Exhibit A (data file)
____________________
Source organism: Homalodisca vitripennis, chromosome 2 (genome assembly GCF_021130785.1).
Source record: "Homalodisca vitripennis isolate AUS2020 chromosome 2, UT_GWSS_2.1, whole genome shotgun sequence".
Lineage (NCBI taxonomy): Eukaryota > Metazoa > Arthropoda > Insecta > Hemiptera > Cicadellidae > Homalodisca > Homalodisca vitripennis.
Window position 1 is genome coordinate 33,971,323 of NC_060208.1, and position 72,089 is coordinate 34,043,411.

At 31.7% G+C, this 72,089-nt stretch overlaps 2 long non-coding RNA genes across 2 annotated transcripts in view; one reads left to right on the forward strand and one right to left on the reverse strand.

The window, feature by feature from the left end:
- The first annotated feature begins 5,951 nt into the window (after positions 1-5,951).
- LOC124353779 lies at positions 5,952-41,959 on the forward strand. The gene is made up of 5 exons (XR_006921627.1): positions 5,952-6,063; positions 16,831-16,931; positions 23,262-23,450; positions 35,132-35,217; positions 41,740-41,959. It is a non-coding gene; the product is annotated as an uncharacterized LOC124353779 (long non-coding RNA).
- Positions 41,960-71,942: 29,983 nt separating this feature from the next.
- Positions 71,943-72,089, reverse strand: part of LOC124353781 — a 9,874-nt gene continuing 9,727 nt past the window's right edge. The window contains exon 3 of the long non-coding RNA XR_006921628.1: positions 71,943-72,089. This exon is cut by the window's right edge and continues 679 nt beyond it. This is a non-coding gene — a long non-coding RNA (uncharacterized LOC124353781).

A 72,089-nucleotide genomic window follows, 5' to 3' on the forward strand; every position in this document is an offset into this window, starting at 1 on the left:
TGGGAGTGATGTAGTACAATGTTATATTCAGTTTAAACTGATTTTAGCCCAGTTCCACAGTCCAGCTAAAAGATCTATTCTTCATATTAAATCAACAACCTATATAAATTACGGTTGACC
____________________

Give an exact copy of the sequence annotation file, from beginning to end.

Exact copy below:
Source organism: Homalodisca vitripennis, chromosome 2 (genome assembly GCF_021130785.1).
Source record: "Homalodisca vitripennis isolate AUS2020 chromosome 2, UT_GWSS_2.1, whole genome shotgun sequence".
Lineage (NCBI taxonomy): Eukaryota > Metazoa > Arthropoda > Insecta > Hemiptera > Cicadellidae > Homalodisca > Homalodisca vitripennis.
Window position 1 is genome coordinate 33,971,323 of NC_060208.1, and position 72,089 is coordinate 34,043,411.

At 31.7% G+C, this 72,089-nt stretch overlaps 2 long non-coding RNA genes across 2 annotated transcripts in view; one reads left to right on the forward strand and one right to left on the reverse strand.

The window, feature by feature from the left end:
- The first annotated feature begins 5,951 nt into the window (after positions 1-5,951).
- LOC124353779 lies at positions 5,952-41,959 on the forward strand. The gene is made up of 5 exons (XR_006921627.1): positions 5,952-6,063; positions 16,831-16,931; positions 23,262-23,450; positions 35,132-35,217; positions 41,740-41,959. It is a non-coding gene; the product is annotated as an uncharacterized LOC124353779 (long non-coding RNA).
- Positions 41,960-71,942: 29,983 nt separating this feature from the next.
- Positions 71,943-72,089, reverse strand: part of LOC124353781 — a 9,874-nt gene continuing 9,727 nt past the window's right edge. The window contains exon 3 of the long non-coding RNA XR_006921628.1: positions 71,943-72,089. This exon is cut by the window's right edge and continues 679 nt beyond it. This is a non-coding gene — a long non-coding RNA (uncharacterized LOC124353781).

A 72,089-nucleotide genomic window follows, 5' to 3' on the forward strand; every position in this document is an offset into this window, starting at 1 on the left:
TGGGAGTGATGTAGTACAATGTTATATTCAGTTTAAACTGATTTTAGCCCAGTTCCACAGTCCAGCTAAAAGATCTATTCTTCATATTAAATCAACAACCTATATAAATTACGGTTGACC